Clarifying all the talk about Pillow Talk

I am told that the November issue of Bar News, which contained an article called Pillow Talk: The Obligations of RPC 1.6, authored by Jamila Johnson, drew substantial discussion. I’d like to clarify the remarks I made that were included in the story.

It may seem that our confidentiality rule, RPC 1.6, is of ancient vintage and written in stone. Not so. The current language was adopted by the American Bar Association in its Model Rules of Professional Conduct in 1982. Washington’s rule, which is based on but not identical to the ABA Model Rule, was adopted in its present form in 2006. It is only the most recent official development in the long history of the profession’s efforts to balance the confidentiality-versus-disclosure interests at stake.

As I understand the author’s idea, it is this: let’s start a dialogue about whether the language of the ABA’s Model Rule 1.6 (and, by extension, our RPC 1.6) may be overbroad as applied to certain “innocuous” disclosures when considered in light of practicality and the behavior of the profession.

When interviewed by the author, I agreed that Model Rule 1.6, was drafted using language that, when read literally, creates an ethical duty of confidentiality for any information a lawyer learns in connection with a client matter, regardless of the source of the information. Read literally, Model Rule 1.6 creates a bright line test barring almost all disclosure and prohibiting the revelation of any such information to anyone, except as is impliedly authorized to carry out the representation or expressly permitted by one of the exceptions built into the rule. This is not a new or controversial reading of the Model Rule (although even this unremarkable perspective is not, as indicated in the article’s disclaimer, the official position of WSBA).

Whether the language was meant to be taken literally, and whether it is applied literally in practice, are different questions. This issue has been tepidly debated from time to time by commentators, and the Restatement (Third) of the Law Governing Lawyers does take a more liberal (i.e., non-literal) approach to whether and what types of disclosures are permitted and prohibited. Such an approach takes into account reasonableness of the lawyer’s conduct and risk of harm to the client when evaluating the ethical propriety of a disclosure. In the view of the Pillow Talk author, professional, personal, and practical realities about how lawyers deal with some kinds of client information are not well reflected in the language of Model Rule 1.6 or the Washington case authority interpreting RPC 1.6. In her view, the time has perhaps come to take another look at that rule and its language.

The author’s ideas about why it may be appropriate to re-evaluate the language of Model Rule 1.6 are interesting and arguable. They are not, however, supported by evidence that the WSBA Office of Disciplinary Counsel prosecutes, seeks to prosecute, or is eager to prosecute minor, innocuous lawyer disclosures. Washington lawyers have not been sanctioned for harmless, private, interpersonal disclosures of information that is public or generally known because such innocuous disclosures, even if they could technically be classified as “violations,” do not frequently generate grievances, and even if they did generate grievances, the situations would not likely merit the deployment of scarce disciplinary resources or public disciplinary action.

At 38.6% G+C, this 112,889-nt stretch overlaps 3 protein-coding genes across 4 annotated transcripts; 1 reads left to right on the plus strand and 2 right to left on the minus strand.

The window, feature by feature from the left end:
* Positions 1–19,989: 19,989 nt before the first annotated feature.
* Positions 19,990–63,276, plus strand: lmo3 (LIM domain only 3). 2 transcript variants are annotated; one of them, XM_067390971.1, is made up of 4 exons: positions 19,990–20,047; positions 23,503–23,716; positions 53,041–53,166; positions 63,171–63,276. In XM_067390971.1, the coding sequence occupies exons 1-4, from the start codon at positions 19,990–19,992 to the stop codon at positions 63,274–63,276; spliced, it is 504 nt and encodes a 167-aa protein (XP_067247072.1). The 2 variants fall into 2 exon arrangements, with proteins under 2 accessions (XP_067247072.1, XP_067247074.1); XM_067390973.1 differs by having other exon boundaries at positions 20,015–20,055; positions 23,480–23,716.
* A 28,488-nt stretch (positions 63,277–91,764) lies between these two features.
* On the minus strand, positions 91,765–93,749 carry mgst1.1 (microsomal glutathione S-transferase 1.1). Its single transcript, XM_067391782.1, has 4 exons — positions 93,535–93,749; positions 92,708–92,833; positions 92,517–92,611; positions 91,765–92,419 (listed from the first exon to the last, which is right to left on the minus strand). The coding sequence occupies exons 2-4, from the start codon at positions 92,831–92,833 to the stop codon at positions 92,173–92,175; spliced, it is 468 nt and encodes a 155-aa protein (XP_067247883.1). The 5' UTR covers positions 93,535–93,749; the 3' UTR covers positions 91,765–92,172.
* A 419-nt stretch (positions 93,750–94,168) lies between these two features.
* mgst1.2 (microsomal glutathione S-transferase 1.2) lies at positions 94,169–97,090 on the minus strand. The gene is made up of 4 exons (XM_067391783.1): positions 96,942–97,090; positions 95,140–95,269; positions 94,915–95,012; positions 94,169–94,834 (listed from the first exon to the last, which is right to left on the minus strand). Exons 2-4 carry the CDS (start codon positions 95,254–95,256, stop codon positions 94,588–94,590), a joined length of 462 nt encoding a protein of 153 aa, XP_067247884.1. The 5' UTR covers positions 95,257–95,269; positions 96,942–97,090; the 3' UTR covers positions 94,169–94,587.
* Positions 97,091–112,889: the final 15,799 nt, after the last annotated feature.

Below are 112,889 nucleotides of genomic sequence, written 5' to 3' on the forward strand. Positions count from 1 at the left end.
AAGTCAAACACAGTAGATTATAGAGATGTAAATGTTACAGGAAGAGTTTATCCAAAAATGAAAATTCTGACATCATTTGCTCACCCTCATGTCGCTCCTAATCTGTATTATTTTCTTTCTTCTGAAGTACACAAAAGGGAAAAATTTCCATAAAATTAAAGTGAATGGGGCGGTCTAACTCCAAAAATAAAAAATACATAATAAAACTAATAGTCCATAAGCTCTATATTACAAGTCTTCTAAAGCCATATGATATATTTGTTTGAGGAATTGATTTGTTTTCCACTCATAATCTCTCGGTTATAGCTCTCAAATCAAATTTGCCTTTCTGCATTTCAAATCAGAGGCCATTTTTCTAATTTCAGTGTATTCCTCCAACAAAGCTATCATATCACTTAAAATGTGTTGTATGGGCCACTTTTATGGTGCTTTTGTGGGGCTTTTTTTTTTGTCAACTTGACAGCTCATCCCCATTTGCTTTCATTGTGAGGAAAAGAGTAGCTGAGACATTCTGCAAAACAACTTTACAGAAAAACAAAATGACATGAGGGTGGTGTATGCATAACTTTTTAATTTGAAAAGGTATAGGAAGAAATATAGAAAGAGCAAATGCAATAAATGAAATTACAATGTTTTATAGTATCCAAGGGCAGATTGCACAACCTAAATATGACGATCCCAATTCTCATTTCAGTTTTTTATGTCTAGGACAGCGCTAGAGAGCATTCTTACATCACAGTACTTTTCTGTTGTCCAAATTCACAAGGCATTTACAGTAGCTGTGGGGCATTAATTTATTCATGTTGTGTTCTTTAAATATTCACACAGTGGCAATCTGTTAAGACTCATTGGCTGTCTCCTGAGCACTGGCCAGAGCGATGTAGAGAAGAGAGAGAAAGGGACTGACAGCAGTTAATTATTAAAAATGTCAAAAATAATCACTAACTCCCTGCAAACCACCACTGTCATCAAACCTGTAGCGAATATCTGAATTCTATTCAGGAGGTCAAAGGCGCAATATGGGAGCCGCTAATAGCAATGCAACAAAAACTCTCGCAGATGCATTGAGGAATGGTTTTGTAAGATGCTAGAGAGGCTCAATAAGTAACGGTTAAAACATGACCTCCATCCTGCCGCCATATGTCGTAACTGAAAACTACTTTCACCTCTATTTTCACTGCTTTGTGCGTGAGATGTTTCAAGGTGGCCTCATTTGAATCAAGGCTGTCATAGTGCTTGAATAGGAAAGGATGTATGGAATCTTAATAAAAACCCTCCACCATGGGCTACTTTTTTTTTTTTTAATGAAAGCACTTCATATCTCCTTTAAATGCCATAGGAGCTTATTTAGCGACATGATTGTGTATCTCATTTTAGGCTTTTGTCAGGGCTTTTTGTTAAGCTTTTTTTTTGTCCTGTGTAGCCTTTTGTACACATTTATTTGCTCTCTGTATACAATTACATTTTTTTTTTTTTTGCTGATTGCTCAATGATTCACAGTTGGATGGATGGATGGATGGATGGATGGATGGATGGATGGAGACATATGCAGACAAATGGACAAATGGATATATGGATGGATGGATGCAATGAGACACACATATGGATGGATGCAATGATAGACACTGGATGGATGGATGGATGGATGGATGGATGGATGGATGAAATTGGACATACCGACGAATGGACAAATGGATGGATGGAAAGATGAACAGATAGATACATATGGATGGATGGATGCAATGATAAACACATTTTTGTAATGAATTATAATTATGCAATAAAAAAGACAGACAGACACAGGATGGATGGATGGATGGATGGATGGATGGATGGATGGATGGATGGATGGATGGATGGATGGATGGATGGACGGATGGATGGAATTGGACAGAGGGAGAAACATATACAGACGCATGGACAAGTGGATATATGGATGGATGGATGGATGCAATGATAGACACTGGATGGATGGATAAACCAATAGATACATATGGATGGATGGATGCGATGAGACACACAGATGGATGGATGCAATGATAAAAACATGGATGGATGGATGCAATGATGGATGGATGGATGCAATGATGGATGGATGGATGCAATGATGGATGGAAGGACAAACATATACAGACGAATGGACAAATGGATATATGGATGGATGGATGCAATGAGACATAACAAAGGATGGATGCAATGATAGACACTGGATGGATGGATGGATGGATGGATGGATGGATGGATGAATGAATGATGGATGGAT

I do recommend a cautious, conservative approach when dealing with a client’s information, particularly in this day and age, when information is so elusive, unpredictable, and can be published globally in an instant. And there is something to be said for the view that it should not be up to the lawyer to speculate on whether particular information might be harmful to the client if it is disclosed. Even when the impulse to share an insignificant-seeming tidbit at a cocktail party is tempting, a balancing or cost-benefit analysis is always appropriate. As observed by Professor Wolfram:

A statement to a lawyer’s spouse that the lawyer must travel to a distant city overnight to argue a case for an identified client fits literally within the MR 1.6 prohibition. But to prohibit innocuous talk about a client would be senseless, would create a morbid secretiveness among over scrupulous lawyers, and, by trivializing it, would detract from the soundness of the confidentiality principle. Instead, MR 1.6 should be read to prohibit those needless revelations that incur some risk of harm to the client. Idle gossip, of course, should be prohibited because it incurs the risk of inadvertent disclosure of harmful client information and has no reason for utterance other than titillation or braggadocio.

— Charles W. Wolfram, Modern Legal Ethics (1986)

To be sure, a very cautious lawyer might decide never to talk about cases, thereby creating a wide margin for error against the risk of a prohibited disclosure and any possibility of adverse consequence. But that degree of scrupulousness is not identical to what the rule means or how it is interpreted by our courts and regulatory institutions.